Top speed and cruising speed: Still running in but I’d estimate 65mph and 50mph.

Paint: Terry Inman at Panel Paintshop.

Plating: Trevor at Midas Touch.

Any advice for someone starting a project: Make sure you have everything you need, make sure you have a plan, take your time, be patient and it will all come good in the end.

Anything else to add: Never say never, maybe polish the engine case,

Anyone you wish to thank: Obviously a massive thank you to Phil Varley and Dave Pearson at Torch Engineering, Terry Ingham at Panel Paintshop, Gary Constantine at Vintage Scoot for all the small bespoke parts, lain Wilkinson for the Pegasus Seat, Izaac lzaac for some scarce to find parts, Keith Newman at K2 Customs and Jem Booth for breathing lite back into some hard to find components.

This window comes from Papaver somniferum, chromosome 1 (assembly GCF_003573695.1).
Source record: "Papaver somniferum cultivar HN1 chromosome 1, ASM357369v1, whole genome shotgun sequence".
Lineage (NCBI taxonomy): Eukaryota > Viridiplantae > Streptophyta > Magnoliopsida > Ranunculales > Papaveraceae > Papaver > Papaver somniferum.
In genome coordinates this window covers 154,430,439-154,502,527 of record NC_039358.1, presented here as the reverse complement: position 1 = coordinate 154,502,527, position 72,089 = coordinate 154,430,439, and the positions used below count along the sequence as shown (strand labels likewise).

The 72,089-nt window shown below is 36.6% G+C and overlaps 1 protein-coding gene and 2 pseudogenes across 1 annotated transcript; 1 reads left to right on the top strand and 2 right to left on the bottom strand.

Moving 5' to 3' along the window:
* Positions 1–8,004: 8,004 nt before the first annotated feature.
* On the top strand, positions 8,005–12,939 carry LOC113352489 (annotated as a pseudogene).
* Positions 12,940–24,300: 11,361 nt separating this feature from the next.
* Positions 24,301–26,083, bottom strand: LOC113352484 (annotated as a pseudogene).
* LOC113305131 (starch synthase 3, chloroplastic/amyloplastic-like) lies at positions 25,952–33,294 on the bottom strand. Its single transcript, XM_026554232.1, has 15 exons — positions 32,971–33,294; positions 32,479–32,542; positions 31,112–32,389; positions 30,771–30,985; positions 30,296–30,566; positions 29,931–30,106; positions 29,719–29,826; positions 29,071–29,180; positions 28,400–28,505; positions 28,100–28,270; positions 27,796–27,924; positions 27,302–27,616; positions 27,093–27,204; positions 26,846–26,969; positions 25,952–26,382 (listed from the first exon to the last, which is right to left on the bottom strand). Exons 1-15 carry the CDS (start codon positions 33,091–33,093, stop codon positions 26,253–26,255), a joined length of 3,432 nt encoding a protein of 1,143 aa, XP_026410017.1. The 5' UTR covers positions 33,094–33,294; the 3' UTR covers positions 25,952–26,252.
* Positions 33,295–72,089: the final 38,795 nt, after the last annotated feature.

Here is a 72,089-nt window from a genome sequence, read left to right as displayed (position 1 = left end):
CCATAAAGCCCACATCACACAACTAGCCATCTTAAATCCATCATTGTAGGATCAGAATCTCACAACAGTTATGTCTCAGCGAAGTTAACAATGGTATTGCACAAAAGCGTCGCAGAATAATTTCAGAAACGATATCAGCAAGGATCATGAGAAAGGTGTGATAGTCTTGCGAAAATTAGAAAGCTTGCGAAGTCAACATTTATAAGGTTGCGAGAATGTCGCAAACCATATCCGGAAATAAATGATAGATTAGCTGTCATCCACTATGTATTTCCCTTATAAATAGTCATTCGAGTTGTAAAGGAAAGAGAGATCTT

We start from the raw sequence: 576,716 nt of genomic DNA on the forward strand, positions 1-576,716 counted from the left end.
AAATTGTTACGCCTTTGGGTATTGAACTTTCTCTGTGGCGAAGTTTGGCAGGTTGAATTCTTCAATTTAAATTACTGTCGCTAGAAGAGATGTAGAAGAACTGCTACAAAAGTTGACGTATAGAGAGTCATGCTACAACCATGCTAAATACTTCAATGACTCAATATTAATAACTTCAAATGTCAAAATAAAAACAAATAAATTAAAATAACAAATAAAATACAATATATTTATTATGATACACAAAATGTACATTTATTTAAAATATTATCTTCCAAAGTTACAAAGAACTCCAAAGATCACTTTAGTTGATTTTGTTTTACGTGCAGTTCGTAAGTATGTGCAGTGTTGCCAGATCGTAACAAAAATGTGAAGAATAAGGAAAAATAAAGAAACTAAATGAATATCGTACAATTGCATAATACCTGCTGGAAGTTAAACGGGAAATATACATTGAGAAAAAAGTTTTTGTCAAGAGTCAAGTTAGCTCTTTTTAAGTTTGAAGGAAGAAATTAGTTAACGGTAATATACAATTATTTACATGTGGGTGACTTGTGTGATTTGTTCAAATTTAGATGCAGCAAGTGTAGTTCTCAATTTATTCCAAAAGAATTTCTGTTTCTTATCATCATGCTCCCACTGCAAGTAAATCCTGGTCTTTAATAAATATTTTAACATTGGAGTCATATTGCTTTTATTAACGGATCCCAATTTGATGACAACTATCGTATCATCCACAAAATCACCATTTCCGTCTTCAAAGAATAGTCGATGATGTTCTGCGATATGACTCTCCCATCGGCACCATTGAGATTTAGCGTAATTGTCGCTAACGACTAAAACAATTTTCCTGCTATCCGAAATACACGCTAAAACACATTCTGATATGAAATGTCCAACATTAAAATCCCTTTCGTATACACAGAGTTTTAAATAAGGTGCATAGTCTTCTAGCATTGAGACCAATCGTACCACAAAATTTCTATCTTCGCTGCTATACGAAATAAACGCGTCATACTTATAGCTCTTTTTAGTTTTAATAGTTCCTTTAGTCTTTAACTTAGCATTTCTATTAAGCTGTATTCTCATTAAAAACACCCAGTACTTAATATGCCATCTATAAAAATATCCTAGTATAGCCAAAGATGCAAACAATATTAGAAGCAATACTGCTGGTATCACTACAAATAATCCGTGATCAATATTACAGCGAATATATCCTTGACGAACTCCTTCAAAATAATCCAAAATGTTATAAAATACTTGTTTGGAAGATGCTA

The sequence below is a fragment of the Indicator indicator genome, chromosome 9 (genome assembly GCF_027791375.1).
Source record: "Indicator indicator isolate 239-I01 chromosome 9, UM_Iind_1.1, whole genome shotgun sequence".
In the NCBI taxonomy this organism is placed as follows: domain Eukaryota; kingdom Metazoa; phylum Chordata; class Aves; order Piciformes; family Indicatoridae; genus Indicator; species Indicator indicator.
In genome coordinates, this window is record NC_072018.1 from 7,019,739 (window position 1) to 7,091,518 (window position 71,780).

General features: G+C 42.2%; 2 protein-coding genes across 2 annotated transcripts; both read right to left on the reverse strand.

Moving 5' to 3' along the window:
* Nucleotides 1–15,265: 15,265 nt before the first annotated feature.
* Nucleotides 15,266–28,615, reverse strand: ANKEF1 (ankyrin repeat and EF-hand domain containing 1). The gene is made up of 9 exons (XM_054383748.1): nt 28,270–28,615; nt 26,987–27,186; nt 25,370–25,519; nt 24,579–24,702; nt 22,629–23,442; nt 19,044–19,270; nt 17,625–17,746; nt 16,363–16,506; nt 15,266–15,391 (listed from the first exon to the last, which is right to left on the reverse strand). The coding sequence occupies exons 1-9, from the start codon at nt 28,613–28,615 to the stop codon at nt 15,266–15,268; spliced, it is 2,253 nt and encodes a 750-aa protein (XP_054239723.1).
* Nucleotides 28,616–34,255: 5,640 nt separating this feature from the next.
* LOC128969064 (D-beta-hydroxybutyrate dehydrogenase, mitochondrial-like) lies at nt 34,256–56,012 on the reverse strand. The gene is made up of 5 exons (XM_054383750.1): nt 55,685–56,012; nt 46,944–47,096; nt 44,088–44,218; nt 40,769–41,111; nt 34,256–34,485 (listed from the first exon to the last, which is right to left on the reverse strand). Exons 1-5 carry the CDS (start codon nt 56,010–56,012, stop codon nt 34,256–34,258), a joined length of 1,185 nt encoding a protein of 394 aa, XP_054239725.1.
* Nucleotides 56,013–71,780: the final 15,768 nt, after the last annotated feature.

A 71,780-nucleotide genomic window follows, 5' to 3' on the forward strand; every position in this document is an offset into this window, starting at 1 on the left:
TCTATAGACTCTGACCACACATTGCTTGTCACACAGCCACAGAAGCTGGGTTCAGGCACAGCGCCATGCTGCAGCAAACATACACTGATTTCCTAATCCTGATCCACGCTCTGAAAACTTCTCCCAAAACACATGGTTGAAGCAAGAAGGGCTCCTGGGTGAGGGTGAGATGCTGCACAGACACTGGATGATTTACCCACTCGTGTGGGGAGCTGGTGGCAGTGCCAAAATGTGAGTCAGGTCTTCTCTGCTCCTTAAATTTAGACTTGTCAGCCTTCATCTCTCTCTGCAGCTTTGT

Words: Stan

Photographs: Gary Chapman

Thanks to: Staff and guests at Oulton Hall Hotel for being so accommodating during the shoot.

This article was taken from the August 2016 edition of Scootering, back issues available here: